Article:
• Prevention of prolonged, severe brain essential amino acid deficiency
  • Age at diagnosis
  • Degree of illness at diagnosis

Dietary control when well

  • Methods for home monitoring of metabolic control
  • Adjustments for changes in leucine tolerance as a function of growth velocity
  • Prevention of systemic and brain essential amino acid deficiency
  • Prevention of nutritional deficiencies caused by dependence upon artificial foods

Control of catabolism during intercurrent illnesses or stress

  • Methods for local or home monitoring of metabolic status
  • Effective sick-day management during common infections and after immunizations
  • Timely treatment of common infections
  • Prevention of exercise-induced metabolic decompensation
  • Control of metabolic decompensation caused by cold, heat, or psychological stresses
  • Prevention of central nervous system water intoxication

Acute medical care

  • Access to metabolically-informed medical care during minor illnesses
  • Effective care in hospital during acute illnesses and after injuries or surgery
  • Inhibition of protein catabolism and support of protein synthesis to lower plasma leucine
  • Prevention of peripheral and brain essential amino acid deficiencies
  • Control of uncommon infections: immune dysfunction, central line infections
  • Prevention or effective management of pancreatitis
  • Prevention of water and sodium derangements and regional brain edema
  • Prevention of vascular injuries caused by critical cerebral edema

The complete article, "Diagnosis and Treatment of Maple Syrup Disease: A Study of 36 Patients" as printed in Pediatrics is 10 pages describing the treatment of classic MSUD. The article as published can be viewed on Pediatrics' web site: www.pediatrics.org

Dr. Holmes Morton, Dr. Kevin Strauss, Donna Robinson and Dr. Erik Puffenberger, authors of the above article, are from the Clinic For Special Children, Strasburg, Pennsylvania. See following article on The Clinic for Special Children.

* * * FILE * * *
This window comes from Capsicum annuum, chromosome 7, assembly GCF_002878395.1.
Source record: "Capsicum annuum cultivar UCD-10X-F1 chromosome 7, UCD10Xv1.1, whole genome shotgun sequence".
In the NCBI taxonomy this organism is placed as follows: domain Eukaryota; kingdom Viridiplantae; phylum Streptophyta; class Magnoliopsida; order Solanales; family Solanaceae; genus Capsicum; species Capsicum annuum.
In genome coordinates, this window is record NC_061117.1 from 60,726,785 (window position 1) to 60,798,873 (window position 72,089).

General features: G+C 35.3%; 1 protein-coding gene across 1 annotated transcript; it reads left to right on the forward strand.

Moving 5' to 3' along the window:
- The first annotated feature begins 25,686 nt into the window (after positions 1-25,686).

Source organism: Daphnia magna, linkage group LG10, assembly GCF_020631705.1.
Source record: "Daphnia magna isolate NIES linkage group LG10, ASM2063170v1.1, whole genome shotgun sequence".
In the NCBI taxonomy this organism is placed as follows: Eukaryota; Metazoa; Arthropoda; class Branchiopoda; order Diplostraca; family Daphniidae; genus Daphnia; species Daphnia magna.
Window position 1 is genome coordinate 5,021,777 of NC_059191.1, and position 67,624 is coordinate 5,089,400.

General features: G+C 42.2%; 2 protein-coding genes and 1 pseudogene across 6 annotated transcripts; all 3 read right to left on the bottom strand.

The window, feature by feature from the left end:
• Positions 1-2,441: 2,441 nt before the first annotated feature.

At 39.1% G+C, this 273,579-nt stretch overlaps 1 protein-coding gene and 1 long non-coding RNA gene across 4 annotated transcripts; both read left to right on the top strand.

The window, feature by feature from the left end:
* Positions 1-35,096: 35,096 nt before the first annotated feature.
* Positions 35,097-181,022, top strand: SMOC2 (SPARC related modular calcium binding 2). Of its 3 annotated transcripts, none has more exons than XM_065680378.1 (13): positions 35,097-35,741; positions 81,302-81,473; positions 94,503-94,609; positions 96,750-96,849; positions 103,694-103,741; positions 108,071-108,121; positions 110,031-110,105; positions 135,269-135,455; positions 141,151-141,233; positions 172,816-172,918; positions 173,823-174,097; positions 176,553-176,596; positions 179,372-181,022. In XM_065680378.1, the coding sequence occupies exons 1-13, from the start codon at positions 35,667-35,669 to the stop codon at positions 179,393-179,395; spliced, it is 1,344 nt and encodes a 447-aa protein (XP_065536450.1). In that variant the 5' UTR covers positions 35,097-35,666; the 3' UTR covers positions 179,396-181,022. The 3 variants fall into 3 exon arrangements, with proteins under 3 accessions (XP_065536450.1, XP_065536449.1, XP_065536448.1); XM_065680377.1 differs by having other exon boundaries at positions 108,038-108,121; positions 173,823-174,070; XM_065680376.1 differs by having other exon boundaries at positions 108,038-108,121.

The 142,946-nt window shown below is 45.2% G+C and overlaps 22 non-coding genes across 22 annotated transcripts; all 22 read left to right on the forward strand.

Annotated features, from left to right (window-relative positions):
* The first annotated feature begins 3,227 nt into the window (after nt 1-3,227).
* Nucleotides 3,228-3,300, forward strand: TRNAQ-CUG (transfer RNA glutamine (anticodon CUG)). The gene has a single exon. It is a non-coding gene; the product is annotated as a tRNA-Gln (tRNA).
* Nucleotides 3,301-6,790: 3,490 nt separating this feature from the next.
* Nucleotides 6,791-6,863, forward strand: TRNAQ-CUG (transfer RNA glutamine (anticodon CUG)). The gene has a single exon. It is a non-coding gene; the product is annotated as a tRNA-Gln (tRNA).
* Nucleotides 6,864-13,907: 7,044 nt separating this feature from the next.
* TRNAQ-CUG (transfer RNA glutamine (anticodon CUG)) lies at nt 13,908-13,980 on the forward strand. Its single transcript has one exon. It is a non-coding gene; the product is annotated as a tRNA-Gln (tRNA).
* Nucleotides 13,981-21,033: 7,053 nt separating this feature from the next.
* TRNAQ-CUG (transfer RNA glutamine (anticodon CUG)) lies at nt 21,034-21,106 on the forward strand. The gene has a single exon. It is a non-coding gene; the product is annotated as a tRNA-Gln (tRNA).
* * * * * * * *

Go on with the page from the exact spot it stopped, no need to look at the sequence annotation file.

Editor's Note:

Dr. Morton prefers to leave the word "urine" out of MSUD. He calls the disorder "maple syrup disease." The name "maple syrup urine disease" has been used since the disorder was identified in the 1950s. MSUD calls attention to the odor in the urine which is so often a factor in diagnosing the disorder. To avoid confusion this Newsletter will continue to use MSUD. - Jb

The Clinic For Special Children

This unique non-profit Clinic was founded in 1989. Dr. and Mrs. Morton had strong community support in their efforts to provide affordable healthcare for this large community of Amish and Mennonites in Lancaster County, Pennsylvania. Most of these conservative church groups do not carry insurance nor do they use government programs. The Amish families have a high incidence of glutaric aciduria (GA1) and Mennonite families have a high incidence of classic maple syrup urine disease (named Mennonite Classic because of the one single mutation involved). In 1990 many local families helped "raise" the first building for the Clinic in the traditional Amish "barn-raising" style.

The original objective of the Clinic was to treat children with MSUD and GA1 in the surrounding community. However, the need for a similar approach to care for these and other disorders in other locations has increased the demand for clinic services far beyond the original plans. Expanding in size and services, the Clinic has served families from other areas and treated many disorders. Clinic services now include newborn screening and carrier testing for fifteen genetic disorders. The Clinic is also pursuing genetic research in its modern laboratory.

Thirty to forty percent of the Clinic's yearly operating expense is met by funds from three auctions held annually. These auctions and other contributions support the Clinic so families are not unduly burdened with high medical costs.

The auctions are a feast of the finest in Pennsylvania Dutch crafts, quilts, food, handcrafted furniture, items as big as sheds, and many speciality items - all donated. Delicious home-baked items and food stands draw crowds. The huge auctions usually have three or more auction rings going from eight in the morning until late afternoon. For a delightful time and money well spent, include one of these auctions in your summer travels:

  • Shippensburg Auction, Shippensburg, Pennsylvania
  • Blair County Auction, north of Woodbury, Pennsylvania
  • Lancaster County Auction, Leola , Pennsylvaniañ Always held the third Saturday of September

For more information on the Clinic or the auctions, call 717-687-9407 or check the Clinic's new web site: www.ClinicForSpecialChildren.com

- The Editor